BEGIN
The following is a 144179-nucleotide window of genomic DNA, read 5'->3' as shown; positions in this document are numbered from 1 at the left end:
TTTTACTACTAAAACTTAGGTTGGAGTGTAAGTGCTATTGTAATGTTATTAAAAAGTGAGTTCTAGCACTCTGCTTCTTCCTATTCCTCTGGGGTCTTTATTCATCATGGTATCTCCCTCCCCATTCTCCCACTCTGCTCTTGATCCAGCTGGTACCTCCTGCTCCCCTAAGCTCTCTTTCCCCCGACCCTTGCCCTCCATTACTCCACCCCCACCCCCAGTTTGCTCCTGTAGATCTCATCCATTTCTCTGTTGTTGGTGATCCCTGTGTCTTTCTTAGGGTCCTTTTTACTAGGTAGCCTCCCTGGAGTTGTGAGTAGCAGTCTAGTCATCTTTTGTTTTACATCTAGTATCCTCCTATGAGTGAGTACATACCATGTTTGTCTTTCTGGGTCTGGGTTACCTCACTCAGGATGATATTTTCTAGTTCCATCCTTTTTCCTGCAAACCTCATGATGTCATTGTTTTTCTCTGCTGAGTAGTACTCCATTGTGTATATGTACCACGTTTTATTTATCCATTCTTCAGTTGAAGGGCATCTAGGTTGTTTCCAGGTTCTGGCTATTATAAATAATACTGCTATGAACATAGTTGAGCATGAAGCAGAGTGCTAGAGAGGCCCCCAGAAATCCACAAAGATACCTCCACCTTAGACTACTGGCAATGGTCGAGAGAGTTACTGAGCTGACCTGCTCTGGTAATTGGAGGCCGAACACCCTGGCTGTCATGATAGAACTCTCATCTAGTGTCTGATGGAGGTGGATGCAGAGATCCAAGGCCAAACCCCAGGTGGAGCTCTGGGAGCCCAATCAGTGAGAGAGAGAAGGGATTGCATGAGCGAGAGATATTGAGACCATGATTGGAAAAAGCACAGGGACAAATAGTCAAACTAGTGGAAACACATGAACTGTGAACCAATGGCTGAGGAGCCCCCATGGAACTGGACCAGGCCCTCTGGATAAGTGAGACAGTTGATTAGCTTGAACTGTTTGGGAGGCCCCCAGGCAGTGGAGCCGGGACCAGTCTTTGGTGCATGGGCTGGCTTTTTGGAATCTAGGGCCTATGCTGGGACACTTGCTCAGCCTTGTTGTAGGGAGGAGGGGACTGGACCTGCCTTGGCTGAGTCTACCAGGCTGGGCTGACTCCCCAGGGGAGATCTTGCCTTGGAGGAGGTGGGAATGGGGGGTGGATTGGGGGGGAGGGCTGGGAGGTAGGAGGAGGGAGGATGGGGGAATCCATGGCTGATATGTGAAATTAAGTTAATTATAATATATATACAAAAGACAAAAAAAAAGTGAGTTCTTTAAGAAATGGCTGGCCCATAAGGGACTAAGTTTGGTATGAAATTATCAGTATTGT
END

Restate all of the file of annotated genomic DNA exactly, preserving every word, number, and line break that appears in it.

The following is a 144179-nucleotide window of genomic DNA, read 5'->3' as shown; positions in this document are numbered from 1 at the left end:
TTTTACTACTAAAACTTAGGTTGGAGTGTAAGTGCTATTGTAATGTTATTAAAAAGTGAGTTCTAGCACTCTGCTTCTTCCTATTCCTCTGGGGTCTTTATTCATCATGGTATCTCCCTCCCCATTCTCCCACTCTGCTCTTGATCCAGCTGGTACCTCCTGCTCCCCTAAGCTCTCTTTCCCCCGACCCTTGCCCTCCATTACTCCACCCCCACCCCCAGTTTGCTCCTGTAGATCTCATCCATTTCTCTGTTGTTGGTGATCCCTGTGTCTTTCTTAGGGTCCTTTTTACTAGGTAGCCTCCCTGGAGTTGTGAGTAGCAGTCTAGTCATCTTTTGTTTTACATCTAGTATCCTCCTATGAGTGAGTACATACCATGTTTGTCTTTCTGGGTCTGGGTTACCTCACTCAGGATGATATTTTCTAGTTCCATCCTTTTTCCTGCAAACCTCATGATGTCATTGTTTTTCTCTGCTGAGTAGTACTCCATTGTGTATATGTACCACGTTTTATTTATCCATTCTTCAGTTGAAGGGCATCTAGGTTGTTTCCAGGTTCTGGCTATTATAAATAATACTGCTATGAACATAGTTGAGCATGAAGCAGAGTGCTAGAGAGGCCCCCAGAAATCCACAAAGATACCTCCACCTTAGACTACTGGCAATGGTCGAGAGAGTTACTGAGCTGACCTGCTCTGGTAATTGGAGGCCGAACACCCTGGCTGTCATGATAGAACTCTCATCTAGTGTCTGATGGAGGTGGATGCAGAGATCCAAGGCCAAACCCCAGGTGGAGCTCTGGGAGCCCAATCAGTGAGAGAGAGAAGGGATTGCATGAGCGAGAGATATTGAGACCATGATTGGAAAAAGCACAGGGACAAATAGTCAAACTAGTGGAAACACATGAACTGTGAACCAATGGCTGAGGAGCCCCCATGGAACTGGACCAGGCCCTCTGGATAAGTGAGACAGTTGATTAGCTTGAACTGTTTGGGAGGCCCCCAGGCAGTGGAGCCGGGACCAGTCTTTGGTGCATGGGCTGGCTTTTTGGAATCTAGGGCCTATGCTGGGACACTTGCTCAGCCTTGTTGTAGGGAGGAGGGGACTGGACCTGCCTTGGCTGAGTCTACCAGGCTGGGCTGACTCCCCAGGGGAGATCTTGCCTTGGAGGAGGTGGGAATGGGGGGTGGATTGGGGGGGAGGGCTGGGAGGTAGGAGGAGGGAGGATGGGGGAATCCATGGCTGATATGTGAAATTAAGTTAATTATAATATATATACAAAAGACAAAAAAAAAGTGAGTTCTTTAAGAAATGGCTGGCCCATAAGGGACTAAGTTTGGTATGAAATTATCAGTATTGT